SL– I think that the new technologies in the creation of books have already impacted the market with the enormous ease and much faster in the production of books, including in their creation, even at the time of their authorship. Or is it not true that current word processors give the writer greater speed? No more scribbling of bic pens, the text defrosts at a touch, opening itself to any desired alteration, that is, it should be possible to make a calculation that the average writer could do 20 pages a day and he now has the possibility of making at least 45… As I don’t know how to calculate these, the “kick” is more or less free, but it counts as an opinion…

Blog – Considers it an “almost unfair” competition: the passivity of light projection from smart TVs and high definition screens on us requires only a remote control, and a comfortable seat, while reading involves other mechanisms of perception and intellectual stimulation, and, of course, it mobilizes other resources.

SL– On the other hand, what you learn from reading an interesting book, fiction or non-fiction, a good television series would take about 50 years to teach… I think that doesn’t make it disloyal… Just different. It is very different.

Blog –Considering your extensive editorial experience and understanding the very particular, and unprecedented moment in recent history, would you like to present some suggestions for stimuli and incentives, not necessarily governmental, to increase the public’s interest in literary activities?

SL– The restoration of several processes of control of the Rouanet Law, which since the PT governments has been seen as an assault on public coffers, which may have happened and many times, but it never became a rule. And for that, the greatest possible democratization of enrollment and funding is certainly essential. There is already evidence, and international ones, that this type of support to book and publishing activity is very successful and a real booster rocket in the quantity and, above all, in the quality produced in the countries. This seems absolutely indisputable to me… Look at France and Sweden, for example. Not to mention that country to the North, so mentioned here…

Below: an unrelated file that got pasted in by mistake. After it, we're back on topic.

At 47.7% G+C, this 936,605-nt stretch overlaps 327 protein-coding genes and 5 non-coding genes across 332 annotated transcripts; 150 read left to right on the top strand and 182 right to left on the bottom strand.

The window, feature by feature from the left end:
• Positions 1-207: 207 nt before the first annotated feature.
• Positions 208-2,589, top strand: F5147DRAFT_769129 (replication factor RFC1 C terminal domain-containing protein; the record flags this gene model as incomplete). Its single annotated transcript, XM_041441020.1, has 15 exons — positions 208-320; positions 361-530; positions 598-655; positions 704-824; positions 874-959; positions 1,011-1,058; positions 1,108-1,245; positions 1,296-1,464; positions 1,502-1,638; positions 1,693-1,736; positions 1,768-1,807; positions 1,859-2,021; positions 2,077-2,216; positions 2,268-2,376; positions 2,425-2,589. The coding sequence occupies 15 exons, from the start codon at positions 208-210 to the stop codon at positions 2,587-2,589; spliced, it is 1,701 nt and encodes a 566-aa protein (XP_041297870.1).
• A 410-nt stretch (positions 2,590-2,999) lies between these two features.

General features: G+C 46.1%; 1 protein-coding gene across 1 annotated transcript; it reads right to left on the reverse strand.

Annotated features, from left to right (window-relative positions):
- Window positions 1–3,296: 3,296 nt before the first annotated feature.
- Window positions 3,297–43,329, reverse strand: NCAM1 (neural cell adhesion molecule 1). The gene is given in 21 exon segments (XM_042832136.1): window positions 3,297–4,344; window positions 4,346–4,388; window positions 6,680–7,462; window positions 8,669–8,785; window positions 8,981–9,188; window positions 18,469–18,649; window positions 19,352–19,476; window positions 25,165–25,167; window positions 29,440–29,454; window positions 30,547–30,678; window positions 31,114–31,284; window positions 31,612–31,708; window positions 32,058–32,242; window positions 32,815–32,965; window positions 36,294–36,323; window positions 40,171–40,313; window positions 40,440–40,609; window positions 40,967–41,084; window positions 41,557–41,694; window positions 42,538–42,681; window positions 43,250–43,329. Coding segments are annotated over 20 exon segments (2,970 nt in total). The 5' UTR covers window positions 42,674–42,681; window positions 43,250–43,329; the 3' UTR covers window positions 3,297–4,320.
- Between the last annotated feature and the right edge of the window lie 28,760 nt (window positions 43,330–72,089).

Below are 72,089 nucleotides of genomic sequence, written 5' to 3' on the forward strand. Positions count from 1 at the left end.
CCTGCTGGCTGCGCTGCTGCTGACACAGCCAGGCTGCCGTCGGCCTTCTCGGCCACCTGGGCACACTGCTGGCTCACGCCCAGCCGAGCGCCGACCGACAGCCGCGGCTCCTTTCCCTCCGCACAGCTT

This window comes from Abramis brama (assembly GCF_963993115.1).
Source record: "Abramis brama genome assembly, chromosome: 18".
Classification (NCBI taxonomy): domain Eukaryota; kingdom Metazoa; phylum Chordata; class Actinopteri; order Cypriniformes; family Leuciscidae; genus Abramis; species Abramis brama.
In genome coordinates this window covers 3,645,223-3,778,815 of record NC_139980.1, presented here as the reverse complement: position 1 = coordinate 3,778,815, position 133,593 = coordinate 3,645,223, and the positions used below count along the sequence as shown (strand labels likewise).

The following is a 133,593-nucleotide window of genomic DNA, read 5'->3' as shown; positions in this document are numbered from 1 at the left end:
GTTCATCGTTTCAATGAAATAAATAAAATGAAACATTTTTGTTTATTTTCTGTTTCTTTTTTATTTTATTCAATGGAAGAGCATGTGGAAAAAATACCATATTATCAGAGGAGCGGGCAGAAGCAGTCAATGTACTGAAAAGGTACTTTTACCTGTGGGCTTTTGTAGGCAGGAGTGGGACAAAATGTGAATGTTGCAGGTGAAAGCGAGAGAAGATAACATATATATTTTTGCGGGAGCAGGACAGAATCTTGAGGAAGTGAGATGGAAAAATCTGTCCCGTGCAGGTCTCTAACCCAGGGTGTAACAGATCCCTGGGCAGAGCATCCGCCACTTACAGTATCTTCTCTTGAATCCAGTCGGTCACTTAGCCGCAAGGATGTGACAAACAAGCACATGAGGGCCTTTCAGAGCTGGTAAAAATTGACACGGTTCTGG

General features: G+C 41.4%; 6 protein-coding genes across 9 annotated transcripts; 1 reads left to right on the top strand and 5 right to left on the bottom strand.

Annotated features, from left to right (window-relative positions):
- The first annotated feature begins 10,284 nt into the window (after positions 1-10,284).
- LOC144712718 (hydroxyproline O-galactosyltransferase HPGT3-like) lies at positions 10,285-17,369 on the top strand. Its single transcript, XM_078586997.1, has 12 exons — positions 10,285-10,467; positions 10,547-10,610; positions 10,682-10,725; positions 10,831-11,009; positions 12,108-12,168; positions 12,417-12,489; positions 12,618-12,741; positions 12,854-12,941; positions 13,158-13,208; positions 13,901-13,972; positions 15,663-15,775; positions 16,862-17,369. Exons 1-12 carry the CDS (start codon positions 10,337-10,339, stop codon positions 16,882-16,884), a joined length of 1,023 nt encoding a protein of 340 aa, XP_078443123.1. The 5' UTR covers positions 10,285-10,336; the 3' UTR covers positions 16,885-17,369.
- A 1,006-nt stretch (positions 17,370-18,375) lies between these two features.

Blog – How to sensitize financial agents to investments in other forms of distribution? In the case of points of sale, for example, follow the North American canons and sell books in pharmacies, department stores, in subway stations?

SL– Everything is possible. If the reader is interested, he can buy books anywhere. It just seems essential to me that first readers are trained in schools and universities, which would also make books much more sought after, making them need to be offered more, which is expensive…

Blog – As one of the most experienced editors in the country, what were your most unsatisfactory and most rewarding experiences in dealing directly with writers?

SL– Annoyances with authors I have had very few in my life, because I respect writers a lot, it is difficult to start and finish a book with a minimum of interest for any citizen, which is absolutely respectable, the effort must be recognized and taken into account in the personal relationship, in my opinion. The amount of friends and constant friends I’ve made in the 57 years of professional life is not big enough to fit here, but it fits right in my heart…

Blog – What messages would you leave for a budding writer? And for veteran writers?

SL – Start writing seriously and keep writing seriously…

Be committed and continue to be committed…

João Ubaldo Ribeiro handing over the originals of “Viva o povo brasileiro to Sebastião Lacerda (selected photo from the interviewee’s collection)

João Ubaldo Ribeiro delivering the originals of “Viva o povo brasileiro” to Sebastião Lacerda. (Photo selected from the interviewee’s collection)